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Tips on Making a Full Tang Wood Handle

Dan Scott

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Hi. I am working on a knife right now to practice making wood handles. I had a lot of mystery steel around and I figured I should make a knife and use it solely for the purpose of practicing making a wood handle while I wait for the 1095 I ordered a few days ago to ship. I have always done wrap handles, so this wood handle was my very first. It's a full tang, basically wood sandwhiching the tang (I don't know if there is a name for that). Anyway, I figured it would help others new to making a wood handle if I posted what I learned from this project.


First, I made the mistake of not properly flattening the tang before I put the wood on. I figured that if I left the tang as I had forged it (kinda/sorta flat-ish) it would be no big deal. Wow, was I wrong. When I finished epoxying the handle on, the epoxy ended up filling up all the small non-flat parts of the tang. Now, this wasn't a big deal in the center of the tang, but, as you can see from this picture:




There were parts of the tang that didn't come to a 90 degree angle at the edge, which made it so that the epoxy filled those spots. This made the handle look all that much worse.



Second, I learned a TON about symmetry and when most certainly not to use a belt sander. I used my belt sander to shape the wood handle, which I though would be fast and simple. I really should have hand-sanded the entire thing to get it to shape. That would have allowed me much more control over how much material I removed.

Here is a pic that illustrates the bad symmetry:



The most noticeable lack of symmetry is right at the butt of the handle.



Third, I had a lot of trouble determining what to do with the wood where it met the blade. I decided to try to sand it down until it just went flush with the blade. Well, as it turns out, this became a sort of annoying symmetry problem again. I think in the future I would either use a bolster (something else I have yet to experiment with :D) or just hand sand that part with a higher grit sand-paper, which would take less material off and allow me more control.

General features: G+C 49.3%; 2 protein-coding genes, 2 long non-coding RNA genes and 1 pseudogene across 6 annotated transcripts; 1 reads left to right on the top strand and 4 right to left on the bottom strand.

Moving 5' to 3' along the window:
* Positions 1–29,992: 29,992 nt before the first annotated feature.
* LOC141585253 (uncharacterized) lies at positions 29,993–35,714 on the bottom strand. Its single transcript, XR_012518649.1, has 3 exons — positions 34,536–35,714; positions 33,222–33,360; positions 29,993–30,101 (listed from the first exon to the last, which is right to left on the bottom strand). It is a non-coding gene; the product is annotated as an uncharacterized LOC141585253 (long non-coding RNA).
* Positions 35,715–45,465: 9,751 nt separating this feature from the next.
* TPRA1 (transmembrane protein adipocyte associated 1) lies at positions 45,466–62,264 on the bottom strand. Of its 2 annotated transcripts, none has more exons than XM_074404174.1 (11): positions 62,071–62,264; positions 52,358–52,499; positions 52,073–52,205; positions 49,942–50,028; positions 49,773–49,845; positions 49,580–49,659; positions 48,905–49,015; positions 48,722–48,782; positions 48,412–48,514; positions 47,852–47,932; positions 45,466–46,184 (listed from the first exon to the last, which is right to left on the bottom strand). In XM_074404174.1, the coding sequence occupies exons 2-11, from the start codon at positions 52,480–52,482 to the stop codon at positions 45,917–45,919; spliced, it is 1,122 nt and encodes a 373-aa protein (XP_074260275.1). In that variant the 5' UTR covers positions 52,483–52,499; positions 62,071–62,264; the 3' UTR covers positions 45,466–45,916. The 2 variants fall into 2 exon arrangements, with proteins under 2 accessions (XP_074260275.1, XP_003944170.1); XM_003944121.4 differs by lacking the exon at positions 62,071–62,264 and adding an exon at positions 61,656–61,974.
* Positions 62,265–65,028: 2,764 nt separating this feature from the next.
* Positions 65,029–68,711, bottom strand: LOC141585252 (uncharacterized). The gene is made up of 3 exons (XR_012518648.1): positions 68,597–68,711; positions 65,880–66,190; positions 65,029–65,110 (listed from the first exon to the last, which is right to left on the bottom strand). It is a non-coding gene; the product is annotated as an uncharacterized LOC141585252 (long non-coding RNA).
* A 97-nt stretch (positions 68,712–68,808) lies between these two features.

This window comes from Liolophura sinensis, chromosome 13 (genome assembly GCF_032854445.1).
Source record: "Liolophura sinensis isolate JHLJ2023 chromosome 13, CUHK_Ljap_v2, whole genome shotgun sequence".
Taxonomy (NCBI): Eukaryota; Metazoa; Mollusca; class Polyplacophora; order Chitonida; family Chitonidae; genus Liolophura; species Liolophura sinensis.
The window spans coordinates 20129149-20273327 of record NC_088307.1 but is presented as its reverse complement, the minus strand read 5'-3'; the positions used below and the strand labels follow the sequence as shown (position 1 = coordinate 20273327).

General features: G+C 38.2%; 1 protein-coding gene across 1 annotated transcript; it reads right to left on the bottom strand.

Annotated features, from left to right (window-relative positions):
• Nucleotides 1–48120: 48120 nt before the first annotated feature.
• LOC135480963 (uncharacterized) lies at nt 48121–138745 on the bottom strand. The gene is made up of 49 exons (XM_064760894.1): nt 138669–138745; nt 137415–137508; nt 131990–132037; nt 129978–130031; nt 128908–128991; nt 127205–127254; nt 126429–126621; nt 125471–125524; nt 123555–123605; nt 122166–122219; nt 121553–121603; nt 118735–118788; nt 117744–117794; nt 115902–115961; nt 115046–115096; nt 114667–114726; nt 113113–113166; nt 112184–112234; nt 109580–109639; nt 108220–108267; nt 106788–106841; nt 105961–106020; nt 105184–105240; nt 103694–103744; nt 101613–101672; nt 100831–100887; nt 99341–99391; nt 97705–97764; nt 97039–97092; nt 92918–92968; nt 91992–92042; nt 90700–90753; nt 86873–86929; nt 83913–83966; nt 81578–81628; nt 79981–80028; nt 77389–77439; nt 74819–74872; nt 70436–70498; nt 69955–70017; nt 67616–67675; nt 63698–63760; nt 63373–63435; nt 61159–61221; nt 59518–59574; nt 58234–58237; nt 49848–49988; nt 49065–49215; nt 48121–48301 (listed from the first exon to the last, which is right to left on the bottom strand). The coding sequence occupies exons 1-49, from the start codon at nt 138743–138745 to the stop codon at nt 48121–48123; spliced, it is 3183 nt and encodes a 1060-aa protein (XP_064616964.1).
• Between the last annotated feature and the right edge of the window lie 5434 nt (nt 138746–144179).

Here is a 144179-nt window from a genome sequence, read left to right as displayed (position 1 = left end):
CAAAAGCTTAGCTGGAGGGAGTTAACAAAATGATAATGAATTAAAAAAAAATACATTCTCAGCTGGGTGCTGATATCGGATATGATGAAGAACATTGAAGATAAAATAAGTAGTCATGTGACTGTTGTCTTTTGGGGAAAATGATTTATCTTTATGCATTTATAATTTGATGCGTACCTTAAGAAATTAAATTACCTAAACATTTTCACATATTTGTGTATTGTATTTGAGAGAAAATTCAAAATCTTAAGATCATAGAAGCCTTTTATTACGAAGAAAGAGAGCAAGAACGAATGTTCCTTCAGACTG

This pic illustrated what I mean by "where wood meets blade":




As you can see, the epoxy leaked out here during clamping. I still have to deal with that.



Ok, so, that's a rough outline of what I learned I did wrong, but, I did do a few things right. And, I want to share at least one of those tings because I sort of got lucky doing it because I didn't have a clue what I was doing really.



This thing I did right was the pins. These got me all confused at first, because I thought I was going to have to peen them. I tried peening (without the proper hammer or any proper equipment really) and failed epicly. So, I figured I'd drill the holes and just epoxy the crap out of the pins then place them and hope they stuck. Well, this worked magnificently. I was able to cut off the excess pin easily, and the pins look exactly like I wanted (apart from not being sanded too well yet)


Anyway, I am going to follow my Dad's advice on this one and rip the handle apart and do it again a few times until I get this down.


I hope this helps someone out there! Also, if anyone more experienced wants to offer more advice, that would be great!


Here is another pic of the knife:


Oh, and because I started this is a practice knife, I didn't go through the process of really heat treating, polishing, or tempering it. I figured it wouldn't make much of a difference for making the handle and this is mystery steel anyway, so I didn't want to have it crack or anything.


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It's a good first effort, and an excellent learning experience. The profile is well thought out, the handle looks comfortable and the blade is a practical shape.


Some pointers...

This type of construction is called a full-tang, as opposed to a through-tang or hidden tang. The most important thing with getting a good fit on this style handle is having the mating surfaces perfectly flat, as you have discovered. A disc sander/grinder, or a good platen on a belt grinder will get you close, but in the end I find myself sanding on a flat surface to get to the level of flatness I am willing to accept... This goes for both the tang, and the scales. Because this is time consuming, especially flattening the steel tang, and only the section along the edge, where it will be exposed needs to be flat, most knifemakers will relieve some of the center area of the tang, hollow grinding it or just forging in a depression along the center of the tang. This means much less material has to be removed by sanding, greatly speeding the process of flattening the tang. If the relieved area is left with a rough surface (no more that 50grit), it will strengthen the epoxy bond... it will also lighten the weight of the tang... I forge it in, then remove any scale with a coarse stone on a bench grinder, leaving about 1/8 of an inch for the flat around the edge.... All surfaces to be glued should be left with a rough, but flat finish.